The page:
As published on Medium on May 8th, 2019:
Life expectancy in the United States dropped again in 2017, part of the longest sustained decline in a century — one largely driven by the opioid epidemic. More than 685,000 Americans have died from a drug overdose in the United States this century, and it’s getting worse. In 2017, that number was 70,000 people, the highest year on record, and the majority of those deaths were due to opioids. Emergency room visits for opioid overdoses have skyrocketed. Children have lost their parents. And only a small percentage of those suffering ever receive the treatment they need.
The crisis has also severely impacted communities of color, exacerbated by existing health disparities. For example, in 2017 the number of opioid-related deaths was 692 in Baltimore, almost as high as West Virginia, 833 — the state with the highest death rate in the country — with most deaths occurring in the black community.
This is not the first time our country has faced a national public health crisis of great magnitude. When deaths from HIV/AIDS grew rapidly in the 1980s, our country’s medical system was ill-equipped to respond. In 1990, Congress passed the Ryan White CARE Act, which finally provided significant new, guaranteed funding to help state and local governments combat the growing epidemic and provided a safety net for those living with the disease. A similar national mobilization is needed to confront the opioid epidemic today.
That’s why in partnership with Rep. Cummings of Baltimore, today I’m rolling out the CARE Act — a comprehensive plan to end the opioid crisis by providing the resources needed to begin treating this epidemic like the public health crisis that it is.
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We need a comprehensive plan to end the opioid crisis.
A Comprehensive Plan to End the Opioid Crisis
The CARE Act proposal is modeled on the Ryan White CARE Act, providing resources directly to first responders, public health departments, and communities on the front lines of this crisis — so that they have the resources to provide prevention, treatment, and recovery services for those who need it most.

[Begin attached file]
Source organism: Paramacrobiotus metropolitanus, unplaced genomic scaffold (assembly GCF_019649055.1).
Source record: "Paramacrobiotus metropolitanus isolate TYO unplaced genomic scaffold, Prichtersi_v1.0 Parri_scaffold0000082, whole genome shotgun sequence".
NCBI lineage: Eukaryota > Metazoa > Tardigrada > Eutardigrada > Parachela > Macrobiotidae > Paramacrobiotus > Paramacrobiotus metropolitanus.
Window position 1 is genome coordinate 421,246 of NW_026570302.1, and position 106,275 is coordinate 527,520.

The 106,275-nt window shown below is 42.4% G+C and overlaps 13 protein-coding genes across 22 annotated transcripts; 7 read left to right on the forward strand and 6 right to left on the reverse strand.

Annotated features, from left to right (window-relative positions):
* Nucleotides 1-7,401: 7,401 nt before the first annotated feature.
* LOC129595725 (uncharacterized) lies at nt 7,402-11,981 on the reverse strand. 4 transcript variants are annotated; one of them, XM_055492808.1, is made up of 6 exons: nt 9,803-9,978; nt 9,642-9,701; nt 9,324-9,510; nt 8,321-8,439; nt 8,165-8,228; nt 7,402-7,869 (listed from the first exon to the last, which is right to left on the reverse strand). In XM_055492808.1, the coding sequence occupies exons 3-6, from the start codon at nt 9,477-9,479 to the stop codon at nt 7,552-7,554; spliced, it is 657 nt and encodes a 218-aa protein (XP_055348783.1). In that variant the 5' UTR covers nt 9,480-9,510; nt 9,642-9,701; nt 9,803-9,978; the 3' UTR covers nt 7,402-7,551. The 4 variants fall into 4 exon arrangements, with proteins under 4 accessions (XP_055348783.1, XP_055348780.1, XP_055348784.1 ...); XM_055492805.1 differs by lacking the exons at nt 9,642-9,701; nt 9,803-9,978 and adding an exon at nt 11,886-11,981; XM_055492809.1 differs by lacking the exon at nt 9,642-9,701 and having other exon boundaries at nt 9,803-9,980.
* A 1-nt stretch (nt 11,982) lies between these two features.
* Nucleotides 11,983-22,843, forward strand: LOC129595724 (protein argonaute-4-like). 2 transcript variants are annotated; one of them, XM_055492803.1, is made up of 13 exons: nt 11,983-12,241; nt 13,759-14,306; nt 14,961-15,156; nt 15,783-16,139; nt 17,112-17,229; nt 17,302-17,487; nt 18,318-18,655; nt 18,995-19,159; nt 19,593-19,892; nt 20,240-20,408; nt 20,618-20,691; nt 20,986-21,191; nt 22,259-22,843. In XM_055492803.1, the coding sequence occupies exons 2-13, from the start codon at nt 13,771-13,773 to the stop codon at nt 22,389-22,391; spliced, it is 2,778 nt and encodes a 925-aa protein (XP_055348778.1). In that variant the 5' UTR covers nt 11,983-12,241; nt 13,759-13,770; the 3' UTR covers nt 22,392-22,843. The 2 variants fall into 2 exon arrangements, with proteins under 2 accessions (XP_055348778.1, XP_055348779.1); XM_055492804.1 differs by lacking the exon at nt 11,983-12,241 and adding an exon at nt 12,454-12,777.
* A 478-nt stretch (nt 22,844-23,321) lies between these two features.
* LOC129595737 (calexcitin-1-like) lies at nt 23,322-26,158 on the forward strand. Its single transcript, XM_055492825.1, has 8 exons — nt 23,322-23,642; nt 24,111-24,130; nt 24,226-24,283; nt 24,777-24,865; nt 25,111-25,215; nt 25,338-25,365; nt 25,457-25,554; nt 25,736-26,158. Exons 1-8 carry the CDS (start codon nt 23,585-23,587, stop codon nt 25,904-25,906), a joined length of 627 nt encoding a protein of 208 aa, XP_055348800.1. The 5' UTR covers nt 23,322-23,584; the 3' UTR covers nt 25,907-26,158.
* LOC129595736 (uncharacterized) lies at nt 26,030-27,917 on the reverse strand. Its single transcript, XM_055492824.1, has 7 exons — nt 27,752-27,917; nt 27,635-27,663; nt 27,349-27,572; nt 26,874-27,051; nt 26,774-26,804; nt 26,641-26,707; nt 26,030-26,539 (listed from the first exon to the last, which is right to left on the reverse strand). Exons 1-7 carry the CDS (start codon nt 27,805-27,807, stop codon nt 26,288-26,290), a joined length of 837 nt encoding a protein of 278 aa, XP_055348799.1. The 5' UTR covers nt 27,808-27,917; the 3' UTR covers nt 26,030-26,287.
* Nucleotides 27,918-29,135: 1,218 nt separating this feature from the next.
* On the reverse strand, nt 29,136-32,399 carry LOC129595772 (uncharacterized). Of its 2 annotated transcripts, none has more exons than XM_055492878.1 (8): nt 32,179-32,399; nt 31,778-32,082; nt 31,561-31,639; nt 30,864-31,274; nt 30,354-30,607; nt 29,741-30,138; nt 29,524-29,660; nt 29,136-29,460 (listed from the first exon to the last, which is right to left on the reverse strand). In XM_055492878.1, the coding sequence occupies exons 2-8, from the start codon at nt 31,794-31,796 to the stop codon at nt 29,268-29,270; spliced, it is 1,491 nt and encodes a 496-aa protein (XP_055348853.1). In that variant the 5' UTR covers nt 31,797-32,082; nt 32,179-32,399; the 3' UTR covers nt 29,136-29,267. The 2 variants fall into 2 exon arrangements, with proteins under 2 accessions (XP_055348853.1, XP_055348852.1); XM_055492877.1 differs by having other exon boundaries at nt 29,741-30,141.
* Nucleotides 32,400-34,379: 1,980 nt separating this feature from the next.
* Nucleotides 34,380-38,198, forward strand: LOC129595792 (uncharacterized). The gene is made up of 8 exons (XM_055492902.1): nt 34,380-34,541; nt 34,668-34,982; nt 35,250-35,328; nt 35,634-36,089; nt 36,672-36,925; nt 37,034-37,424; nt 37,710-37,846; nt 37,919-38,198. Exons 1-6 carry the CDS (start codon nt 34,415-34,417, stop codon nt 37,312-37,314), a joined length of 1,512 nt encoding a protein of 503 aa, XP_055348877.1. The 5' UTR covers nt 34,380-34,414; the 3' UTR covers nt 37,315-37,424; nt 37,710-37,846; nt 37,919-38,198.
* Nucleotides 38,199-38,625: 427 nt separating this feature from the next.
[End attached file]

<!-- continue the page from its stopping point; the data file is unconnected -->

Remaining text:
Under the CARE Act, states and communities will receive $100 billion in federal funding over the next ten years — because that’s what’s needed to make sure every single person gets the treatment they need. Here’s how that breaks down each year:
$4 billion for states, territories, and tribal governments;
$2.7 billion for the hardest hit counties and cities, including $1.4 billion to counties and cities with the highest levels of overdoses;
$1.7 billion for public health surveillance, research, and improved training for health professionals;
$1.1 billion for public and nonprofit entities on the front lines, including those working with underserved populations and workers at high risk for addiction, and to support expanded and innovative service delivery of treatment, recovery, and harm reduction services;
$500 million to expand access to naloxone and provide this life-saving overdose reversal drug to first responders, public health departments, and the public.
Resources would be used to support the whole continuum of care, from early intervention for those at risk for addiction, to harm reduction for those struggling with addiction, to long-term support services for those in recovery. Along with addiction treatment, the CARE Act would ensure access to mental health services and help provide critical wraparound services like housing support and medical transportation for those who need them.
But the CARE Act doesn’t just provide resources to communities, it also works to strengthen our addiction treatment infrastructure — demanding states use Medicaid to its fullest to tackle the crisis, expanding access to medication-assisted treatment, and ensuring treatment programs and recovery residences meet high standards.
Money, Power, and Accountability
The ongoing opioid crisis is about health care. But it’s about more than that. It’s about money and power in America — who has it, and who doesn’t. And it’s about who faces accountability in America — and who doesn’t.
If the CARE Act becomes law, every single person would get the care they need. Scores of legislators in Congress have signed on to support this plan. The nation’s top experts on the crisis stand behind it. It spells out in detailed terms exactly how funding would get to the communities that need it most. We should pass it — not in two years, not after the 2020 elections — but immediately.